There was no hint, however, of what action Mr Yeltsin might take in response to his humiliating defeat by the Congress of People's Deputies, which ended a four-day emergency session on Saturday.
He faces growing pressure from radical trade unions and other groups to throw caution to the wind and impose emergency presidential rule, a risky gamble that could easily backfire or trigger violent confrontation. They issued a joint statement yesterday lashing Congress as the author of a 'Communist coup' and appealing for its suspension until a new constitution could be adopted.
In a television interview, Mr Yeltsin's spokesman, Vyacheslav Kostikov, criticised foreign observers for 'over-emotional' predictions of imminent civil war, but fuelled such fears by insisting the President was poised for decisive action. Mr Yeltsin, he said, would 'act as resolutely as he showed himself capable of acting in the fateful days of August 1991'.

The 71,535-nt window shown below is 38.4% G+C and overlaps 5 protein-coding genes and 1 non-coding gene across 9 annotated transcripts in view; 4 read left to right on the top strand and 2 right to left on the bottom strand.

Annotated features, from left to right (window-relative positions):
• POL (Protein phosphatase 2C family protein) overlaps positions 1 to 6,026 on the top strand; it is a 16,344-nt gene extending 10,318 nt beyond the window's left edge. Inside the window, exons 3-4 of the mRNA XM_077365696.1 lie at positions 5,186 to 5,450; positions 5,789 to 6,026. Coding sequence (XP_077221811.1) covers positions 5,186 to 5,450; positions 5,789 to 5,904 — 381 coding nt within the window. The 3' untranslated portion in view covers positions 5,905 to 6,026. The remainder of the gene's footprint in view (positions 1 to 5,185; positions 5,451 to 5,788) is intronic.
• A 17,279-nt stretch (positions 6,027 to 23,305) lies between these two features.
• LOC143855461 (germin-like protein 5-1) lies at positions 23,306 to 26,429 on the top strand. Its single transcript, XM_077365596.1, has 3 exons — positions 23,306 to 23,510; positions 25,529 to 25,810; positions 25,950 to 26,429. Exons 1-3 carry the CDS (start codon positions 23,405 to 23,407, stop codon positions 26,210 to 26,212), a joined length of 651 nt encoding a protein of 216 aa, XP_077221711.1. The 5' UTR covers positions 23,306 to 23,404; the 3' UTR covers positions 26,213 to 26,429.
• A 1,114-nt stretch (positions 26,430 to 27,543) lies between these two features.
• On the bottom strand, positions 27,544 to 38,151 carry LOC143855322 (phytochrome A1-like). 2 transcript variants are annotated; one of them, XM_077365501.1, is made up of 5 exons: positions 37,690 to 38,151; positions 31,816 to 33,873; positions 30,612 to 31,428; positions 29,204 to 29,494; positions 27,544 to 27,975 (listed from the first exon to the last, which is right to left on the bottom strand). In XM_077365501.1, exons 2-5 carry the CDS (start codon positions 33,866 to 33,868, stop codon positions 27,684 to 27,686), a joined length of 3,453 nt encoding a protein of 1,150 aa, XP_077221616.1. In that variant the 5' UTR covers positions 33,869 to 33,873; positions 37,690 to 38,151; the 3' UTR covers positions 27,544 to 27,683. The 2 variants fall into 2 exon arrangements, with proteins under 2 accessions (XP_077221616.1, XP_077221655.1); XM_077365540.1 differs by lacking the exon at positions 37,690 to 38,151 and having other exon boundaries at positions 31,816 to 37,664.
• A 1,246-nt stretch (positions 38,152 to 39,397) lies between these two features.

Messages of support for Mr Yeltsin have flooded in from abroad. President Mitterrand of France travels to Moscow today for talks with Mr Yeltsin.
Interfax news agency yesterday quoted the deputy Prime Minister, Boris Fyodorov, as saying in Hong Kong that Mr Yeltsin 'is certain' to be invited to a G7 meeting in Tokyo.
Mr Yeltsin has not been seen in public since he stormed out of the Great Kremlin Palace on Friday. He failed to make an expected television address yesterday but issued a statement saying he would make his plans known 'in the next few days'.Reuse content